High-purity capture and release of circulating exosomes using an exosome-specific dual-patterned immunofiltration (ExoDIF) device

Yoon Tae Kang, Young Jun Kim, Jiyoon Bu, Young Ho Cho, Sae Won Han, Byung In Moon

Research output: Contribution to journalArticlepeer-review

117 Scopus citations


We present a microfluidic device for the capture and release of circulating exosomes from human blood. The exosome-specific dual-patterned immunofiltration (ExoDIF) device is composed of two distinct immuno-patterned layers, and is capable of enhancing the chance of binding between the antibody and exosomes by generating mechanical whirling, thus achieving high-throughput exosome isolation with high specificity. Moreover, follow-up recovery after the immuno-affinity based isolation, via cleavage of a linker, enables further downstream analysis. We verified the performance of the present device using MCF-7 secreted exosomes and found that both the concentration and proportion of exosome-sized vesicles were higher than in the samples obtained from the conventional exosome isolation kit. We then isolated exosomes from the human blood samples with our device to compare the exosome level between cancer patients and healthy donors. Cancer patients show a significantly higher exosome level with higher selectivity when validating the exosome-sized vesicles using both electron microscopy and nanoparticle tracking analysis. The captured exosomes from cancer patients also express abundant cancer-associated antigens, the epithelial cell adhesion molecule (EpCAM) on their surface. Our simple and rapid exosome recovery technique has huge potential to elucidate the function of exosomes in cancer patients and can thus be applied for various exosome-based cancer research studies.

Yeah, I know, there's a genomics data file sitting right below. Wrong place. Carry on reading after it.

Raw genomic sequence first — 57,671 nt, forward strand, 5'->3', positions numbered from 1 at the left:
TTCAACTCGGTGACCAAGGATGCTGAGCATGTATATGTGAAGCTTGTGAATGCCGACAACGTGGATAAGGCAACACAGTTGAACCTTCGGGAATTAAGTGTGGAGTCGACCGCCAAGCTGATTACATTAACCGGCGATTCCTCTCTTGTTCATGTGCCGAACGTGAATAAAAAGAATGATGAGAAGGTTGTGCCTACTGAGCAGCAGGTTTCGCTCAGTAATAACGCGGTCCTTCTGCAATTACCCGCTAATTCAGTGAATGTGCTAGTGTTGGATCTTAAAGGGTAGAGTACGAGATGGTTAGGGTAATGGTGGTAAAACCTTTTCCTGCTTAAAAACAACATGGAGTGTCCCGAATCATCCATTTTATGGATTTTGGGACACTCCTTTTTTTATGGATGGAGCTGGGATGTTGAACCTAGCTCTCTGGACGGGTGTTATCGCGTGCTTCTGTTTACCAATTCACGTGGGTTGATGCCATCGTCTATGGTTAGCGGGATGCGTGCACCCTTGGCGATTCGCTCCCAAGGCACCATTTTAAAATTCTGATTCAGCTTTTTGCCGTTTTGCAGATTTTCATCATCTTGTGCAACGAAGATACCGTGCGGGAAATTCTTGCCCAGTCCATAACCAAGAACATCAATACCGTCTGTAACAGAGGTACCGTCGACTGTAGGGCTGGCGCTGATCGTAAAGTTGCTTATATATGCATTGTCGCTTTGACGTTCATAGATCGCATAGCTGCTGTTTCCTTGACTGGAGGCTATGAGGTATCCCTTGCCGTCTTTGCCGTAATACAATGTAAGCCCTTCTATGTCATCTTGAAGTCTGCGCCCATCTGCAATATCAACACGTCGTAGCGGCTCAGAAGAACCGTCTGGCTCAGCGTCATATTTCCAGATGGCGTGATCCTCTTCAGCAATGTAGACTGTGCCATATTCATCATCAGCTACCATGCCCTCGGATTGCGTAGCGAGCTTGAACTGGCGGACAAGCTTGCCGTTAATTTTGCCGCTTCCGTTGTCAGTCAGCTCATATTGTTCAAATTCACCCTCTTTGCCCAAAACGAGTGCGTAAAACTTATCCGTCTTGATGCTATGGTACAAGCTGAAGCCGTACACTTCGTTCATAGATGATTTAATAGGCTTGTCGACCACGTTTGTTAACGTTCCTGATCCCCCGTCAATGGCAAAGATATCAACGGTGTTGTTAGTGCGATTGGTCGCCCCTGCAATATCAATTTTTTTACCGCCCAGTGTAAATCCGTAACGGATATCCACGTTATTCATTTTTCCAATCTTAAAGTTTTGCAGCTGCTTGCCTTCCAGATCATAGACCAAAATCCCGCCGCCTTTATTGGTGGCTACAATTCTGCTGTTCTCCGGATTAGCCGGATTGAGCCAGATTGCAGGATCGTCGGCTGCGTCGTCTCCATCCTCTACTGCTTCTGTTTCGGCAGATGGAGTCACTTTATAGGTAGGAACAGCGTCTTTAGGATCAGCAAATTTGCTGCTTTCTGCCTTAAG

Original languageEnglish
Pages (from-to)13495-13505
Number of pages11
Issue number36
StatePublished - 28 Sep 2017

Bibliographical note

Publisher Copyright:
© 2017 The Royal Society of Chemistry.


Dive into the research topics of 'High-purity capture and release of circulating exosomes using an exosome-specific dual-patterned immunofiltration (ExoDIF) device'. Together they form a unique fingerprint.

Cite this